SRM’s Ongoing Stormbringer Review: Week 06

Stormbringer is a weekly hobby magazine from Hachette Partworks introducing players to Warhammer: Age of Sigmar. In this 80-week series, our intrepid magazine-receiver will be reviewing each individual issue, its included models, and gaming materials. A Premium US subscription was provided to Goonhammer for review purposes. If you want to follow along at home, US Customers can check out Stormbringer here.

As I have been looking forward to future Stormbringer materials and collecting each individual issue, I’ve come to a delightful conclusion: this is an incredible selection of random badguys and weirdos for RPG campaigns. Orcs of all sizes, goblins, trolls, terrain, and even some player characters are in there amongst the complete Stormcast army. Hell, I’m already thinking of how to use the Stab-Grot model to play a Goblin Paladin. On this website, we use every part of the magazine.

The Narrative Materials

Hobgrotz – Credit: RichyP

We open with a brief article on the twin-headed god of destruction, Gorkamorka. It always amused me that they recycled this moniker from the long-abandoned game of the same name. This god of brutal cunning and cunning brutality is worshipped in different aspects by different varietals of orruk, with the Kruleboyz being more on Mork’s brutal cunning side. This is best exemplified in their ambush tactics, disorienting magic, and ranged weaponry, as opposed to Gork’s more direct approach.

We’ve got a new unit of Hobgrots this issue, and they’re in need of a Battle Record. Let’s roll on some tables and see what we come up with:

Hobgrot Boss Zurrekk Murdu was oblivious to the extra bangstikk on his waist. He was equally oblivious to its missing pin. Before he could even realize it, he was painted across the walls, floors, and ceiling of the ruin he had just been skulking about in. Jagga Rakk cackled with glee at his handiwork – planting that scrap grenade was a dead kunnin’ move. Zurrekk’s Evil-Eyez were no more; they were Jagga’s Evil-Eyez now!

The Hobby Materials

Kruleboyz Hobgrot Slittaz. Credit: Colin Ward

If you couldn’t guess, this week contains 10 Hobgrot Slittaz, a name which still feels uncomfortable rolling off my tongue. I love the detailing on the models – their faces are characterful, their physiques are alternately kinda flabby and kinda yoked, and their weapons and armor are sharply defined. I still prefer the classic Goblin/Gloomspite Gitz aesthetic, but these little jerks fit perfectly with the Kruleboyz. Some of their poses are a bit 2-dimensional, but these are some of the cheapest chaff out there so they don’t need to all be pirouetting off hero rocks or anything. There are a few head options and you can build one as a leader or a regular dude, nothing too fancy. The instructions are straightforward for these push-fit models, but glue is of course recommended. There’s little bits of flavor text throughout the build instructions, talking about how much hobgrots like to slit throats (hence the unit name) and throw their grenades. The painting instructions only walk us through two colors – basing the models in Orruk Flesh and picking out the metallics in Leadbelcher. We’ll see how this works when we finish these models later, as Hobgrots are typically portrayed with a sickly yellow skintone instead of the traditional Orc/Ork/Orruk green.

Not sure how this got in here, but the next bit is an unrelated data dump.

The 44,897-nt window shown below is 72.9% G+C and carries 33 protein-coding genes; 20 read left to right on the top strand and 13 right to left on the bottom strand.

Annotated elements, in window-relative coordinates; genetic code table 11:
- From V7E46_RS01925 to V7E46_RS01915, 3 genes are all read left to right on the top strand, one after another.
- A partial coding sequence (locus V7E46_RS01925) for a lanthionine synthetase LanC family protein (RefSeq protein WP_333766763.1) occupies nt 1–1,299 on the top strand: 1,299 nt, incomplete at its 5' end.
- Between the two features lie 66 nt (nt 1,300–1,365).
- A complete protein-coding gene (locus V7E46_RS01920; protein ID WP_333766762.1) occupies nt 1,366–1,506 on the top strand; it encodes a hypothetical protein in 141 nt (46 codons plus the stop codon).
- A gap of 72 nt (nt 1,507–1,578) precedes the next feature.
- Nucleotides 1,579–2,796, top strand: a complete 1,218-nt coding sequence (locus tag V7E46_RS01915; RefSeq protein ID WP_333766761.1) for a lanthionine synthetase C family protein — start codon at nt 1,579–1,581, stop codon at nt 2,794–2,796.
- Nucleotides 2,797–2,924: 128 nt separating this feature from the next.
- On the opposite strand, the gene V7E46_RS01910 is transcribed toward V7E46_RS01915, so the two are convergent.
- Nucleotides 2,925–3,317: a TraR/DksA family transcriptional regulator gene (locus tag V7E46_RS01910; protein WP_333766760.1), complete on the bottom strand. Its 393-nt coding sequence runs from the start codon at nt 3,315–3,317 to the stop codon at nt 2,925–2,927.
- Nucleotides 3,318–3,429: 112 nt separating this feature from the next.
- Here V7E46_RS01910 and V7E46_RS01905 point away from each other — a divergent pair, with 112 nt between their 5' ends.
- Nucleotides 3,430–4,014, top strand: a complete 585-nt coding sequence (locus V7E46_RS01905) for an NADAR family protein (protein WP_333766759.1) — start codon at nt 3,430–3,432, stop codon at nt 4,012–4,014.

The Gaming Materials

Hobgrot Leader. Credit: Raf Cordero

This week we learn all about the Shooting phase. I can already hear a 12 year old shouting “that’s not fair!” as a Hobgrot mob hucks a bunch of grenades at their Stormcast Eternals. Had I been born some years later, I may have been that 12 year old. To save the tears of that alternate universe tween SRM, the scenario this week has steps to curb any perceived imbalance. Explosion of Violence sees 10 Hobgrots join a cadre of 10 Gutrippaz and a Killaboss against a woefully outnumbered group of 5 Vindictors and a single Praetor-Prime. To represent the fickle nature of these gobbos and level the playing field, the Hobgrots won’t engage in melee combat, and if they’re the last Kruleboyz left, they retreat and cede victory to the Stormcast. This forces the Stormcast player to make the decision of preventing enemy shooting or actually playing to the mission by attacking the Gutrippaz. The Kruleboyz player largely gets to focus on getting the shooting phase down. There are helpful little tactics tips suggesting what units you should activate first and why. It’s a good tutorial, and with such a limited unit selection, they’re able to give more specific advice. I’m looking forward to getting off the little mat that came in the first issue, as shooting units get a lot more interesting with cover and movement areas bigger than a pizza box.

Final Verdict:

20 Hobgrot Slittas will run you $60. This magazine’s $13.99 cover price will get you 10 Hobgrots. Last I checked – and I’m no mathemagician here – 30 is half of 60, and 10 is half of 20. What I’m getting at is these little twerps would normally be $30 for 10, and you’re spending less than half that here. If you want a load of cheap grots, this is a great way to get ’em. The instructions on the shooting phase are thorough and easy to follow, and while the lore section is scant, it’s enjoyable reading.

See you next issue, warhams.

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